Bordeaux, France 2014
There is no better way to breathe in the wonder that is Bordeaux and its various regions than to stay in one of its chateaux.
So my holiday this year in Bordeaux began the best way possible: a quiet stay in Fronsac,40 km from Bordeaux town, at Chateau de La Dauphine. Its sprawling grounds complete with long driveway, weeping willows, picturesque pond and acres of vineyards were offset by its historic interiors, a terrasse and swimming pool. A paradise surrounded by vines bursting with Merlot and Cabernet Franc. For harvest was just around the corner. And the weather was holding out.
First: a spot of history. Chateau de La Dauphine is named after Princess Maria-Josepha of Saxony, the Dauphine of France, wife of Louis, Dauphin of France and mother of the last kings of France including Louis XVI, who spent time at the château soon after it was built. One of the largest estates in the Libourne region which consists of Saint-Emilion, Fronsac and Pomerol, today Dauphine is owned by Guillaume Halley, whose father Jean “fell in love” with the chateau the first time he saw it and bought it in 2000 from its previous owners, who also owned Chateau Petrus. It embodied to Halley the best of the region, with its dominance of Merlot in true Saint-Emilion tradition, balanced with Cabernet Franc. Here was a wine for all seasons, something to drink every day and with every meal.
The Dauphine estate consist of 40 hectares, and they practise organic viticulture. The winery itself is thoroughly modern, with 26 concrete tanks and 16 stainless-steel tanks of 50hl which allows each individual vineyard to be vinified separately prior to blending. It also has a 600 barrel cellar.
The estate makes two wines under the guidance of famous winemaker Michel Rolland;
their first, Chateau de La Dauphine, from 30 plus-year-old vines, is a blend of Merlot (90%) and Cabernet Franc (10%). Walking around the vineyards on a sunny day a week or so prior to harvesting, the Merlot were plump and sweet on the vine, speaking of a good vintage to come, Mother Nature permitting. (Things got a little harder with unseasonal downpours a couple of days later.) The second wine, Delphis de La Dauphine, is made from vines grown on 5 and a half hectares, and 30,000 bottles of this is made annually. Both are matured in oak for 12 months, and Dauphine uses new corks for its wines, with a special membrane to guard against TCA and flavour modification.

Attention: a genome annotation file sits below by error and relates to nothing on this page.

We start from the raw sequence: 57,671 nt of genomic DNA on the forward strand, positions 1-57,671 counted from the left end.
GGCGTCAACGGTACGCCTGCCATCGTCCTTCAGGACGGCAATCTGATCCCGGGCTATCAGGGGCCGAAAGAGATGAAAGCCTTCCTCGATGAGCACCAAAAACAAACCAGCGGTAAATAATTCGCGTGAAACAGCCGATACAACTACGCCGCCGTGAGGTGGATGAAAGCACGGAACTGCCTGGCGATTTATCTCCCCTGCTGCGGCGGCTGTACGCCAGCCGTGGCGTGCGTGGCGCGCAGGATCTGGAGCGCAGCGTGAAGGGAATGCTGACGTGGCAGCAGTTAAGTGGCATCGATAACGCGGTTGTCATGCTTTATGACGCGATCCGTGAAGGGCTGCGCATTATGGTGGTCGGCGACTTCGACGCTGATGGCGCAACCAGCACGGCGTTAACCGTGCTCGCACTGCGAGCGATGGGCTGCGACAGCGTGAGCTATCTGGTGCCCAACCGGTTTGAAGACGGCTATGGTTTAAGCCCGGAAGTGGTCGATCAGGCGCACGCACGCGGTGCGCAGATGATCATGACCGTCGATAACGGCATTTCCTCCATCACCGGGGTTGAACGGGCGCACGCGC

Here, we tasted the wines not at the usual winery tasting room, but with a four course lunch at the chateau. After wine and canapés on the terrasse, we moved indoors into the lovely sunny dining room. Lunch was a gourmet affair. We started out with wild salmon smoked with herbs, artichoke salad and wasabi mousse paired with the Delphis 2012, followed by a rack of lamb from Quercy with vegetables, with the Chateau de la Dauphine 2009 and 2011. The 2009 is known the great or ‘mythical’ vintage by the chateaux in the region, and the essence was certainly in this wine too: full of opulent fruit, with ageing potential up to 15 years. The 2011 is elegant and fine, eminently drinkable already. We finished with Guanaja chocolate cake, caramel fudge and vanilla followed by a much-needed shot of espresso. It was all absolutely delicious and quite memorable.
In fact, for those looking to experience a special meal, away from the obvious, the chateau organises by prior booking lunches, dinner, picnics brunches on the sprawling terrace or by the pool, gala dinners, conferences and cocktails – with a professional chef from Bordeaux in charge, conceptualizing menus on request. For larger events, like wine-centric picnics on the grounds, there are top-drawer caterers on tap. Certainly, the chef-conceptualized meal we had in that elegant dining room was gold standard. Understanding the wines we were drinking in the company of the Chateau’s manager Bernard Lamaud was an added bonus. Earlier that morning, he had driven us up to the very top of Dauphine’s amphitheatre-style vineyards, and from the splendid vantage point, we could see the chateau and its grounds, with the vineyards crowded with grapes ripe for the picking. Fronsac is a short hop from the charming town of Saint-Emilion, itself worthy of a visit.
If a leisurely lunch or dinner is not possible, I would recommend a 2-hour tasting along with a tour of the chateau and winery. If there is time, lunch with a tasting and tour would be the best possible way to appreciate the place. The 17th century chateau is steeped in history, and little has been altered. From the antique door frames, to the 18th century golden banisters, the coat of arms of the original owner, to details of the visit of the dauphine who brought the estate its fame and fortune – it’s all there for the telling. The five luxurious and perfectly appointed residential rooms are designed to meld the best of history with modern amenities, but are however reserved for chateau guests.
With the ‘normal’ chateau tours and visits getting fairly mainstream these days, customized visits including a curated dose of 350 years of history, wine tasting and a gourmet lunch is quite the dernier cri. And with its natural gorgeous surroundings, Chateau de La Dauphine has a natural advantage. In a landscape of beautiful historic chateaux, it already has stood out to the extent of winning a Best of Wine Tourism gold award in 2014 in the Bordeaux region.
Chateau de La Dauphine
10 Rue Poitevine, 33126 Fronsac, France
Group tours : email@example.com